You’re fired! Before you utter those words, you better be sure that you have taken the necessary precautions to protect your business from employee lawsuits. One of the biggest misconceptions is that because you are in an at-will State you can terminate someone’s employment at any time and for any reason with or without cause. While that may be true, the law also provides that you cannot terminate someone for an unlawful or discriminatory reason. If you are not able to establish a non-discriminatory reason for a termination, you risk spending tens if not hundreds of thousands of dollars defending your decision in litigation. Here are 4 critical questions to ask yourself before pulling the trigger on that termination.
When it comes to employee wrongful termination lawsuits, employers are often asked to demonstrate that it has effectively publicized the rule that was violated or the job standard that was not met. By having written workplace policies and job standards, you are putting all employees on notice as to what expectations you have with regard to how to conduct themselves in the workplace; what it means to successfully perform their job duties; and what consequences exist for failing to satisfactorily meet these expectations. Once you have communicated these standards, you are in a better position to hold your employees accountable for any failures to meet them.
2. Can you establish that the employee was aware of the existence of the policy and/or performance standard? When deciding whether there is a justifiable basis to fire an employee, the existence of a policy or standard alone is not enough. As an employer, you will still want to be able to prove that not only does the policy or standard exist, but that the employee was aware, or should have been aware, of the rule or standard that is the basis of the termination. The best way to do that is to have employees sign-off on any policies or procedures that they will be held accountable to. Having proof of having provided employees with notice of workplace expectations and consequences will become critical in any legal disputes that may arise from a termination.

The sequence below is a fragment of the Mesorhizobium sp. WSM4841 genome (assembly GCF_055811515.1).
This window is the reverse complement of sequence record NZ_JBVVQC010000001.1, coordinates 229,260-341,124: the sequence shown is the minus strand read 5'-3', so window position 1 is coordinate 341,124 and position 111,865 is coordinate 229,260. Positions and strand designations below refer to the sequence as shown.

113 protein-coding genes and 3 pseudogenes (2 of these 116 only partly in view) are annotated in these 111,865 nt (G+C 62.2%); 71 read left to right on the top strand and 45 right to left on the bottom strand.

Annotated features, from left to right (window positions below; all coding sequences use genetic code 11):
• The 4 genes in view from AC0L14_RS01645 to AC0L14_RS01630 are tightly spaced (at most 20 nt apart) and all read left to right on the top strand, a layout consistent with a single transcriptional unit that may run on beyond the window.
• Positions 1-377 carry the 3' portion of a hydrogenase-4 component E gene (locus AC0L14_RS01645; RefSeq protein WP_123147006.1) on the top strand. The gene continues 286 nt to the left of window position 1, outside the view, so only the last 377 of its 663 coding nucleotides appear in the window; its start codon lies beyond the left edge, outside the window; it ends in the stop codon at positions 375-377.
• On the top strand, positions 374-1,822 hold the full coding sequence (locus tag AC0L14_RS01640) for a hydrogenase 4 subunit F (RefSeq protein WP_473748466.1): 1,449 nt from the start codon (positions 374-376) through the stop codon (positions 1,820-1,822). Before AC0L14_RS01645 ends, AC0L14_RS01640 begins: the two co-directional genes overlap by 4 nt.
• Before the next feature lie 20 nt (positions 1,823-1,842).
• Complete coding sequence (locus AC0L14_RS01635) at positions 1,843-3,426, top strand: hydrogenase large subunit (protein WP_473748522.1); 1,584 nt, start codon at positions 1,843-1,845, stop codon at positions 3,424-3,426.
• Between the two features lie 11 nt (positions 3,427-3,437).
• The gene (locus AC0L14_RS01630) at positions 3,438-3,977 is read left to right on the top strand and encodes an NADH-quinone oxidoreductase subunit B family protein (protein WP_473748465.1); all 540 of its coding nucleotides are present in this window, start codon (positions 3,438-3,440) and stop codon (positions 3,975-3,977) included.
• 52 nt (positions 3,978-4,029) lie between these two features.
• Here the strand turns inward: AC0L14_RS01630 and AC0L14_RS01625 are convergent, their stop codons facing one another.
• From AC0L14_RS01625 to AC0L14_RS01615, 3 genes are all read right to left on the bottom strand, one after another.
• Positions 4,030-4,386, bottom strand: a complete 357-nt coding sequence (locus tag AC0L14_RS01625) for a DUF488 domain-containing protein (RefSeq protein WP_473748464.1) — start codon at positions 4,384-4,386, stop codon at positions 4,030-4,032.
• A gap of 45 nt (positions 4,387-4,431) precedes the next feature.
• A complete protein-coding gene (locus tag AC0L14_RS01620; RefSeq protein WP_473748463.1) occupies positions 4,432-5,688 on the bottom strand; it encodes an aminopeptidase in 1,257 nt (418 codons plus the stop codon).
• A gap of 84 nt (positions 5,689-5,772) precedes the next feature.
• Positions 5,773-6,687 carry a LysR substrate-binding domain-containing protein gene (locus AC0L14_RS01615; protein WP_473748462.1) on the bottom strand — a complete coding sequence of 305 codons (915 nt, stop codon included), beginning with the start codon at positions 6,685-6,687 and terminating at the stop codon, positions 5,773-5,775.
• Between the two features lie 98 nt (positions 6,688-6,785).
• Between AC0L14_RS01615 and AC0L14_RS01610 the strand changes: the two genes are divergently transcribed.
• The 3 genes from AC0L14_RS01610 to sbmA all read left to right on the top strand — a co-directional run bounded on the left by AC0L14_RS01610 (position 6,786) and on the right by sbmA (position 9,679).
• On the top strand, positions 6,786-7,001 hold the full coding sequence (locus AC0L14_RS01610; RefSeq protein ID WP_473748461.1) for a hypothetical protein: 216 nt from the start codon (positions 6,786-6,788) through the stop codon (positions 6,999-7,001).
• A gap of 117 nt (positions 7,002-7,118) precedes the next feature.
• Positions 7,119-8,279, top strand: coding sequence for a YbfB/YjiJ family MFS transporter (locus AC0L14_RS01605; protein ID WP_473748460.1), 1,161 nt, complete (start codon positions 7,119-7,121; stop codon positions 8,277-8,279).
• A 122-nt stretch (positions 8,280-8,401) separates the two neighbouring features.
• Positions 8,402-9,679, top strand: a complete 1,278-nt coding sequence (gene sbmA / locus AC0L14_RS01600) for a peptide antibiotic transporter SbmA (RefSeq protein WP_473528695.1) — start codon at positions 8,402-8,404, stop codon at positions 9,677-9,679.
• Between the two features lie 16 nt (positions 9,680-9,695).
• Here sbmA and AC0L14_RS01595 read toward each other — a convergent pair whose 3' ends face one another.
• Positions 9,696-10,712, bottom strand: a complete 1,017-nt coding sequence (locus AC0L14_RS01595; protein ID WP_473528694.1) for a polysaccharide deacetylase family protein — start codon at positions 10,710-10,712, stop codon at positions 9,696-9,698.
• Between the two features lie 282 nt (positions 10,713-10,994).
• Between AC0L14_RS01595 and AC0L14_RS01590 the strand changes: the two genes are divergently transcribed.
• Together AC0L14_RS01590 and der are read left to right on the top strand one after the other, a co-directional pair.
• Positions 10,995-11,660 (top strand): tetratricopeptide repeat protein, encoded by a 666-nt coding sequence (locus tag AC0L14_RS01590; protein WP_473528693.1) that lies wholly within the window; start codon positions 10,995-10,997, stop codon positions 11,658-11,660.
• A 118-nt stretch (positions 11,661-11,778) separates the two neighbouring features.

3. Have You Documented Prior Poor Performance or Policy Violations? Documentation to support your decision to terminate is another important component to being able to defend your business from employee lawsuits. You might think, “Well, I’ve had several conversations with the employee about their poor performance,” but the reality is, in the eyes of the courts, if the conversation wasn’t documented, it never happened. When it comes to failing to meet performance standards or violations of company policy, a conversation is not enough. Any performance issues or policy violations that are addressed with an employee should be confirmed in writing and acknowledged by the employee.
4. How have similar situations been handled in the past? While it is understandable to look at the circumstances of each employee incident on an individual basis, if your business has an established rule or standard and it was knowingly violated, the consequences should generally be the same for all employees (outside of serious mitigating factors that may exist). So, whatever the consequences are for violating company policy or for failing to meet work standards, it is up to you as the employer to enforce it consistently. If you make exceptions, even with the best of intentions, and you terminate an employee for a violation that you allowed another employee to slide on, you risk claims of disparate treatment due to a discriminatory reason which can become very expensive for your business to defend in employment litigation.
Terminating an employee always has its risks. Can you ever eliminate your risks completely? Unfortunately, no. However, the more prepared you are before you act on a termination the better position you put your business in to defend its decisions and actions. If you don’t already have dedicated in-house HR support for your business or need additional support, The HR Hotline® is an experienced HR company that partners with your business to assist you with your day-to-day human resources needs so that you can focus on growing and managing your business. Contact us to see how we can help – firstname.lastname@example.org or 855-4HR-LINE.